Google+ bans real name under ‘Real Names’ policy

Don’t be evil different

First, Google sparked a furor by banning pseudonyms from Google+ under its “Real Names” policy. Its next row, now warming up in Australia, is the banning of real names that happen to lie outside the programmers’ assumptions.

An Australian journalist and commentator, who changed his legal name to the mononym Stilgherrian many years ago, has been bounced from Google+ on the basis of his name.

He describes his experience in an intemperate and NSFW rant here (classification warning: strong language).

The gist is this: mononyms (which actually occur outside the rather cloistered world of the Chocolate Factory) don’t fit the database rules, and are therefore banned by policy. And Stilgherrian, whose real name (that is, the one legally recognized by Australian authorities) is exactly as it appears – one word, no firstname-lastname pair – has had his account suspended.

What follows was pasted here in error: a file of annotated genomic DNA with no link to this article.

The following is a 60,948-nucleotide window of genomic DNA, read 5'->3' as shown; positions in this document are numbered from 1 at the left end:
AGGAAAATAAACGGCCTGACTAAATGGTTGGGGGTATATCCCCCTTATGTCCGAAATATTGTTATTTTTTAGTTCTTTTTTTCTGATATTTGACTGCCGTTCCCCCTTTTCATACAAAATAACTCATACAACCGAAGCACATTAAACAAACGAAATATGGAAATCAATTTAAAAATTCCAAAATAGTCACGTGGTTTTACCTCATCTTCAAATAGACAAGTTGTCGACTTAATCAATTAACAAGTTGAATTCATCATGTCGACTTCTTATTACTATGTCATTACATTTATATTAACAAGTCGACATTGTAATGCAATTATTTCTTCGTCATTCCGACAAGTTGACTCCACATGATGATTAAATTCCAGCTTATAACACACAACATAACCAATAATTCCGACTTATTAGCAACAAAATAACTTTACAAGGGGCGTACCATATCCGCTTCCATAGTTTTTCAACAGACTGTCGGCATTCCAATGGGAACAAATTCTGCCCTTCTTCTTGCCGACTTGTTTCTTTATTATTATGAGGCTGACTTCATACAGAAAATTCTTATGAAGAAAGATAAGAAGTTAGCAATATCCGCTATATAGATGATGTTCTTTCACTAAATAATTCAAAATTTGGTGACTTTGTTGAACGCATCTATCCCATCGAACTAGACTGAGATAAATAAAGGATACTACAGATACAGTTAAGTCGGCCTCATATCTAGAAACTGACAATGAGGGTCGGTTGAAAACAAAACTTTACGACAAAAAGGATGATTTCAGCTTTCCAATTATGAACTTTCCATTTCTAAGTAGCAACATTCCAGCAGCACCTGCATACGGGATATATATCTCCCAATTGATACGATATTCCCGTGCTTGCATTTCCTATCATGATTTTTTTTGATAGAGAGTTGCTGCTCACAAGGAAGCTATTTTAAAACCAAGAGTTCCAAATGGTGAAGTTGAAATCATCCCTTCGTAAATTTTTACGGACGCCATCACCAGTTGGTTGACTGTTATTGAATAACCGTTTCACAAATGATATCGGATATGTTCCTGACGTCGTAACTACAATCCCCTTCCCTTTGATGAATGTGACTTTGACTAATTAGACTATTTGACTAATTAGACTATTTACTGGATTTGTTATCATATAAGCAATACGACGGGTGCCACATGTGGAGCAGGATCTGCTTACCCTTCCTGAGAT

The Google machine that sent the form letter announcing the account suspension demanded that “The Names Policy requires that you use the name that you are commonly referred to in real life”.

In a follow-up e-mail, Google+ suggests “If you edit your name to comply with our policies in the future … we can re-review your profile”.

Google+, it seems, is definitive, although reality is frequently inaccurate. ®

Sponsored: Today’s most dangerous security threats